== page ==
Yesterday I took a walk back in time, to my student nursing days at Riverside-White Cross Hospital in Columbus, Ohio. I'd recently been contacted by a former classmate who was gathering data and searching for former students in order to organize a gathering for the 45th (I can't believe it either) anniversary of graduation from nursing school. She emailed a list of those people she'd found and the summations of their lives after graduation. I read every classmate's summation and then had a good cry. Why cry? Because we were so young, straight out of high school, and had high hopes and pie-in-the-sky dreams for how we were going to help people and change the world - at least in our little corners of it, but we'd gone separate ways. Many of my classmates had lost their husbands. Some had changed professions or retired from nursing. Many had interrupted their careers to raise children, and quite a few had achieved advanced degrees and were still working but hoping to soon retire.
We all have hopes and dreams, but then reality hits us square in the face and though some dreams are realized, many are not. I don't consider unfulfilled dreams as life failures, but rather interventions of realities like marriage, children, illnesses, crises, and family losses along the way. Many of those things cannot be avoided, but some are due to decisions we make ourselves. I wondered how my life might have been different had I been able to take an R.N. position at Riverside after graduation, as many of my classmates had. That's where I'd wanted to work, but Spouse had lived and worked in Dayton, Ohio, so after we married (just prior to my graduation) and after his Army days were over, he whisked me away from what I knew, to the place he knew. It was the way things were done back then. Women followed their husbands. Still, I do wonder how different life might have been had I lived and worked in the town where I was raised and where my family continued to reside. I would have been at a familiar hospital among people I'd known since my days as a Candy Striper.
At the end of the classmates' summations was the list of those we had lost to death. I'm not sure why that stunned me, but it did. I know death is as much a part of life as birth, yet these were girls I'd lived with for years. We were dorm neighbors and friends. We had worked together, studied together, taken tests together, eaten meals together, laughed together, and cried together. We had supported each other when boyfriends had been sent to Viet Nam, or family members had passed, or when we were just sure we had failed important exams. During our years in nursing school, we had tragically lost two classmates - one had taken her own life there in the dorm, and the other had died in a sledding accident over Christmas break in our junior year. Those losses were jarring to all of us, but even after all these years, learning about further losses had stung. One friend had passed just a few years after graduation. I couldn't comprehend that she had done all that studying, spent all those hours working on the patient floors, worried and fretted about getting through....only to live such a short time afterward. It was more than I could process yesterday and I had a bit of a meltdown.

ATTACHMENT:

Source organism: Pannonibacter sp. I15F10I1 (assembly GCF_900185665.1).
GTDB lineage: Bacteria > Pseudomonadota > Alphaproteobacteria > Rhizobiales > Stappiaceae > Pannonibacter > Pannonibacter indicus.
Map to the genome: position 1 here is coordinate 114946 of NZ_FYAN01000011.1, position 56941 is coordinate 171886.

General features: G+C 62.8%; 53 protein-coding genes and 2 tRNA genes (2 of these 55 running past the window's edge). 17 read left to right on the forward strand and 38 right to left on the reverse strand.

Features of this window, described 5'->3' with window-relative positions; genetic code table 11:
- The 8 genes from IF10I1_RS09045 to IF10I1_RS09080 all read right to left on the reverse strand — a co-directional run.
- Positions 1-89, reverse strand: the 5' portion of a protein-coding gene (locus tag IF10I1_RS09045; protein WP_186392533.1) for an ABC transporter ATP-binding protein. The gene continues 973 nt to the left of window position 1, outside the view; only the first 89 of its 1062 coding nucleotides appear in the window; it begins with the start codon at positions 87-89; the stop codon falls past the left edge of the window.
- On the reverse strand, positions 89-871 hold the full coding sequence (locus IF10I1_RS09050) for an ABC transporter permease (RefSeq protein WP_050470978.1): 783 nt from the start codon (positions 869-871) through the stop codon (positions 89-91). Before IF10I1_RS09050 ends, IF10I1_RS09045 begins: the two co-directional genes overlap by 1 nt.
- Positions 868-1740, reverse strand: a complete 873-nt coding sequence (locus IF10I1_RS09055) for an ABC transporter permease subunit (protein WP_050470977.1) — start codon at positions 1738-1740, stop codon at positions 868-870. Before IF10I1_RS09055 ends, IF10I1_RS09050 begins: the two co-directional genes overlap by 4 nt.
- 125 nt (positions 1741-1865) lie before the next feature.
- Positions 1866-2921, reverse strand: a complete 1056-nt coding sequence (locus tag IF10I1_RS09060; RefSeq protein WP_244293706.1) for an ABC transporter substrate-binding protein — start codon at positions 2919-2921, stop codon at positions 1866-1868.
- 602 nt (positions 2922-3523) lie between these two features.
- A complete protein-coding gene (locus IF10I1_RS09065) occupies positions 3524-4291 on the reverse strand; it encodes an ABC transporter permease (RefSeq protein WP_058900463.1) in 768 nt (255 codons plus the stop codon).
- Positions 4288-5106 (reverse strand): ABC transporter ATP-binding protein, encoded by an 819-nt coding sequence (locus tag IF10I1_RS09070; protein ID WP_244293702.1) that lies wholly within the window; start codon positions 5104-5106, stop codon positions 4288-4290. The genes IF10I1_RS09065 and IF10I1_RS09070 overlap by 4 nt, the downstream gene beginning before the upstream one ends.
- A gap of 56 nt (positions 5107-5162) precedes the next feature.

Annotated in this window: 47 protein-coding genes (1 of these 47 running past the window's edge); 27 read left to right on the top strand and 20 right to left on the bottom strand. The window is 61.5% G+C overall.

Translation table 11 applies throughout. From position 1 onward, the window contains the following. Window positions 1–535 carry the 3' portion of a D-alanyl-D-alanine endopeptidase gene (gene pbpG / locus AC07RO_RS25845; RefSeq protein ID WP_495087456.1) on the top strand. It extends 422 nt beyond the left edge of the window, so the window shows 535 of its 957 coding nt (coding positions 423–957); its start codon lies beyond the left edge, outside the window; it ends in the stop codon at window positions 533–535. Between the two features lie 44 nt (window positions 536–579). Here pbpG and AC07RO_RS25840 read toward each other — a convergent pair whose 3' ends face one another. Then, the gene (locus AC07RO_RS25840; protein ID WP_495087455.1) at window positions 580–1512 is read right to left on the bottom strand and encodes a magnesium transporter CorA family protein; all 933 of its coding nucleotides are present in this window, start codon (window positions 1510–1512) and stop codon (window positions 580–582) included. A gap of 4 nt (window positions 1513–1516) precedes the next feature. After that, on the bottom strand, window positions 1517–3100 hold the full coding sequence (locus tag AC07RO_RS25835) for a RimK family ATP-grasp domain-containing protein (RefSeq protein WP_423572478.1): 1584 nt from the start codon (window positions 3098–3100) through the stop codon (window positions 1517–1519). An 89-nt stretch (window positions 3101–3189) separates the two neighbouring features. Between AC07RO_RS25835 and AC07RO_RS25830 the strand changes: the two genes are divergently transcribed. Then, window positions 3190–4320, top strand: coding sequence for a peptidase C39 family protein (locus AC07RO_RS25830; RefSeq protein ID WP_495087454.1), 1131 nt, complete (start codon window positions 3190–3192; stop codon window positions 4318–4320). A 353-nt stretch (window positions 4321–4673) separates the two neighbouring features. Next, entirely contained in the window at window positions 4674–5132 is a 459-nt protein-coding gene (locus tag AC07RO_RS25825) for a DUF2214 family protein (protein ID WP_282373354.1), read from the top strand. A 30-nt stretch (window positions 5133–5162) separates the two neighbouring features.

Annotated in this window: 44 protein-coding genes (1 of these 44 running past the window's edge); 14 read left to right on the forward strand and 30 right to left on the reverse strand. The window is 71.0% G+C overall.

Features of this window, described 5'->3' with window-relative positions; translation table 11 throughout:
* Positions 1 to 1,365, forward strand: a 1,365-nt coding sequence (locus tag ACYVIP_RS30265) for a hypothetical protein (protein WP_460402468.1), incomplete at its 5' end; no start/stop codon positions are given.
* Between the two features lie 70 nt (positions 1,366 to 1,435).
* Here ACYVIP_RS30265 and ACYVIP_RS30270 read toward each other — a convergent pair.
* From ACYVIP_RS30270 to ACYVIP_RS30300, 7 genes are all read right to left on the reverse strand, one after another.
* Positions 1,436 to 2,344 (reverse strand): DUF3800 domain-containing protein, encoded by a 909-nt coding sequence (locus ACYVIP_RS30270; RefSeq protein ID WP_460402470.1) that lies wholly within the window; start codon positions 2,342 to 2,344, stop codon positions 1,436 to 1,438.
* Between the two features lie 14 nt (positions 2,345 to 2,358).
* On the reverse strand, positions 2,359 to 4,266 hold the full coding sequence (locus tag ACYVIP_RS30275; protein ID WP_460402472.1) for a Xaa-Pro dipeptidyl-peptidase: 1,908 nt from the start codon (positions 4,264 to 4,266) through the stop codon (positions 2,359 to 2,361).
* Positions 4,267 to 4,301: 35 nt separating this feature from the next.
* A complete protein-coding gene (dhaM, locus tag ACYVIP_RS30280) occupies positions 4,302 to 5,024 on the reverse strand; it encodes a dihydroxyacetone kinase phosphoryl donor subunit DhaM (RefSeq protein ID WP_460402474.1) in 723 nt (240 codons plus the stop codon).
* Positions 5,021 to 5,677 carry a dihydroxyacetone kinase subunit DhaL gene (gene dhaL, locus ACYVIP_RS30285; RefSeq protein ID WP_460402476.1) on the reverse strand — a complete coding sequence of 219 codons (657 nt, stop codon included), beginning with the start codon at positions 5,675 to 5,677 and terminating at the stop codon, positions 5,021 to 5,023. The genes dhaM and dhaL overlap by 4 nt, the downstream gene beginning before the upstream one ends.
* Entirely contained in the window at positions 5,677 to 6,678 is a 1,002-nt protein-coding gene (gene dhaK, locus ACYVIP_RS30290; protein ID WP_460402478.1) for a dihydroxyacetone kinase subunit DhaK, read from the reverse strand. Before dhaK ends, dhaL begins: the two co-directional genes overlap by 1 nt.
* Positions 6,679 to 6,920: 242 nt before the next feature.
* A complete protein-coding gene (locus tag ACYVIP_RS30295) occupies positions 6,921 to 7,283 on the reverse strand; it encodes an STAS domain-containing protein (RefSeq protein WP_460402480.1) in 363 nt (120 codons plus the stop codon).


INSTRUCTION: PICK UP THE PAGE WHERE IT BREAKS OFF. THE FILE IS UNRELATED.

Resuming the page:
Today is better, and I know I can't go back or change anything from the past. I'm grateful for the time spent with those girls - now grown women - though at times I wished I had been anywhere but there in the dorms. As students, we often mused about being married, living in cozy little houses, cooking, cleaning, and washing dishes. We thought that would surely make us happier than being in a dorm or working in the hospital or studying until the wee hours. How naïve could we have been?
These are some graduation photos from one of our yearbook pages. I'm the first one on the left in the second row. How young we were. I wonder why nurses don't wear caps anymore? We earned those!